Kydland has done work on international trade and on how the money supply, or the availability of credit in an advanced economy, affects the business cycle.
Their work "reshaped the way all economists think," Kenneth B. Dunn, dean of Carnegie Mellon's business school, said in a statement.
Edward C. Prescott, a professor at Arizona State University, focused on the causes of depressions and how nations increase productivity.
(Matt York -- AP)
Video: An American and a Norwegian won the 2004 Nobel prize in economics Monday for their work in determining the driving force behind business cycles worldwide.
"Ed has revolutionized the way we do macroeconomics -- here at the Minneapolis Fed and at universities across the globe," Ellen R. McGrattan, a senior economist at the bank, said in a statement. "In recent work, Ed asks, 'Why are Americans working much more than Europeans?' His answer is lower [U.S.] taxes. When I think about the many hours that Ed spends in his office, in the classroom and with his graduate students, I know the answer in his case is not lower taxes. It is his love of the science."
Neither professor responded to e-mails requesting comment. Kydland was teaching in Norway yesterday at the Norwegian School of Economics and Business Administration when an assistant interrupted the lecture to tell him he had won the prize, Bloomberg News reported. Prescott did not respond to a request by telephone for comment.
The two researchers' work was part of efforts throughout the economics profession in recent decades to explain the puzzle of the "stagflation" that beset the U.S. economy in the 1970s, when economic growth stagnated amid double-digit inflation and interest rates. That confounded the belief at the time that there was a trade-off between inflation and growth and that allowing inflation to rise a bit would enable unemployment to fall and growth to pick up.
Until the 1970s, the experience of the Great Depression and the work of economist John Maynard Keynes had led economists to see business cycles as essentially driven by rising and falling demand -- consumers' demand for goods and services and businesses' demand for labor, raw materials, equipment and other "inputs" used to produce goods and services. When demand slumped, so did economic growth and employment; when demand surged, so did growth and employment.
Consequently, most discussion of economic policy had focused on how to offset big swings in demand. The Fed, for example, would raise interest rates to fight inflation during a boom or lower them to spur spending during a recession. Or the federal government would increase spending or cut taxes to boost growth during a slump.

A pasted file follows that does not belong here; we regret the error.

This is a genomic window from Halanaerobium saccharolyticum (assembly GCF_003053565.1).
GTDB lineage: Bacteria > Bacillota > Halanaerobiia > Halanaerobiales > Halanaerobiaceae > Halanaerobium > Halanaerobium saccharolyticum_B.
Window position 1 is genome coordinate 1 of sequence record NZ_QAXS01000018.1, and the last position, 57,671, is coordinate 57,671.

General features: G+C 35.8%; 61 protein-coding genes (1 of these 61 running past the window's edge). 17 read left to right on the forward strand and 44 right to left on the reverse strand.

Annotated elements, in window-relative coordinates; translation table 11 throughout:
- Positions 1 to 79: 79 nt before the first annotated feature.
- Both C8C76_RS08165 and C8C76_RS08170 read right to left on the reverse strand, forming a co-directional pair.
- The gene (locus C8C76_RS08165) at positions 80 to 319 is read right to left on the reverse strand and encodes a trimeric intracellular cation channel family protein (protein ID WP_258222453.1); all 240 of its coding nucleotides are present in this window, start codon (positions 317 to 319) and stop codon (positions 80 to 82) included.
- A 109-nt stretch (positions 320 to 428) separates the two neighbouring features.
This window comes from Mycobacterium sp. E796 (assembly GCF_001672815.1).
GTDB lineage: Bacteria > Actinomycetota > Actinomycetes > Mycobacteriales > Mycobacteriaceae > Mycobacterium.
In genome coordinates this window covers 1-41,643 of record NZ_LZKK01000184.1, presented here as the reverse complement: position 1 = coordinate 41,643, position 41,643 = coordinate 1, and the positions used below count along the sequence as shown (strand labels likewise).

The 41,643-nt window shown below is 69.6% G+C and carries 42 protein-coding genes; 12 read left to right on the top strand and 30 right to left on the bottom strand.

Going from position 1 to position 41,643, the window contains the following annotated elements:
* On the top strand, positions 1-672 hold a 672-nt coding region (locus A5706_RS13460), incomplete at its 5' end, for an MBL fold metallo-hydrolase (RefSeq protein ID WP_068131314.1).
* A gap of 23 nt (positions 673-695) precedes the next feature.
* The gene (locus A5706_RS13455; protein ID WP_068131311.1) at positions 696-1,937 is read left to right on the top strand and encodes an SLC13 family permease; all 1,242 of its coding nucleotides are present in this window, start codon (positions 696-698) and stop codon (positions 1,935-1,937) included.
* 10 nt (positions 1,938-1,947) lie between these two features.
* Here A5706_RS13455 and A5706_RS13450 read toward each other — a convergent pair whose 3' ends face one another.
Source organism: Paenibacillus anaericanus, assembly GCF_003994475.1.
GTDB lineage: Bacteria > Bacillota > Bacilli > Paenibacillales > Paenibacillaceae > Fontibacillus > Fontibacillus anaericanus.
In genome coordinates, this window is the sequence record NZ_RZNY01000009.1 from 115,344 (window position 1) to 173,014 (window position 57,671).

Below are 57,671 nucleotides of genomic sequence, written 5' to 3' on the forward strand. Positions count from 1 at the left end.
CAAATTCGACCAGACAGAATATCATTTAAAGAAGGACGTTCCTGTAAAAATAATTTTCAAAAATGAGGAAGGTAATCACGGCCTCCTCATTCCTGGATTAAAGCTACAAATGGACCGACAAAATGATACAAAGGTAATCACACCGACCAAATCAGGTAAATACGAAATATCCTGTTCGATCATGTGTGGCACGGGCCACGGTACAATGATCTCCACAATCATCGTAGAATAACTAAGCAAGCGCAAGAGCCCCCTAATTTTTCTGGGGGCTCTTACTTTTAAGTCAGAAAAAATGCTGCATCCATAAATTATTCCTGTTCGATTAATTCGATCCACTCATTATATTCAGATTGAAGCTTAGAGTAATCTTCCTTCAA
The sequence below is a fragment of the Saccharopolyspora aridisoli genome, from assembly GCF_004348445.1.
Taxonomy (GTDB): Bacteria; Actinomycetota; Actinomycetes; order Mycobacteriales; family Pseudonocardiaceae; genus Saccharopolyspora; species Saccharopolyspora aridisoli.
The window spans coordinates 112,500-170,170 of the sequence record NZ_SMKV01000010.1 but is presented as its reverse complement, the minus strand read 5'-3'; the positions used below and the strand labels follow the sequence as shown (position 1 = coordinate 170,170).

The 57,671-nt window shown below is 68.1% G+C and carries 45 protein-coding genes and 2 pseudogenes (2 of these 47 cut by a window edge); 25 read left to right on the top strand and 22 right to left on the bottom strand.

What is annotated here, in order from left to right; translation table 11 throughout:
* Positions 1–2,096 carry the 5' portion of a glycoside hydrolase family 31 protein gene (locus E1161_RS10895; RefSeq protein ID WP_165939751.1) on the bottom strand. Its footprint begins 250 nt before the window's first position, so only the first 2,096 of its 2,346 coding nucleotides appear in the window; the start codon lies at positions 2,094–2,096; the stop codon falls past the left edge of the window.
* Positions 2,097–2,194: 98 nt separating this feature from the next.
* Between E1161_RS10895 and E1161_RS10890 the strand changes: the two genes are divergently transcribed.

But the economic turmoil of the 1970s led to a rethinking of the old models. Many economists agree that the problems resulted from a combination of several events and policy mistakes, including fiscal policies during the Vietnam War that led the economy to overheat, monetary policies that allowed inflation and inflation expectations to take off, oil price hikes, and a sharp slowdown in productivity growth.
Prescott and Kydland made key contributions to this understanding first by showing that policy inconsistency can contribute to economic troubles. In the 1970s, for example, the Fed tightened and eased the availability of credit at various times, to combat inflation and slumps, but failed to thwart either. On the contrary, the Fed's mistakes made matters worse.
The two researchers also showed, importantly, that the strength of economic growth reflects changes not just in demand, but also in the supply of labor, materials and equipment, and particularly advances in technology. New technology can fuel growth by enabling business to operate more efficiently. Increasing productivity allows living standards to rise as businesses become more profitable and traditionally share a portion of the proceeds with workers and shareholders. Wages, stock prices and dividends can rise without driving up prices.
Prescott and Kydland's papers were written decades ago, but their observations were borne out in the late 1990s, when the economy boomed amid a spectacular gain in productivity attributed to advances in information technology.
Alfred Nobel, the Swede who invented dynamite, established the Nobel prizes for achievements in physics, chemistry, medicine, literature and peace through his will in 1896. The economics prize was created by the Bank of Sweden in 1968 in his memory.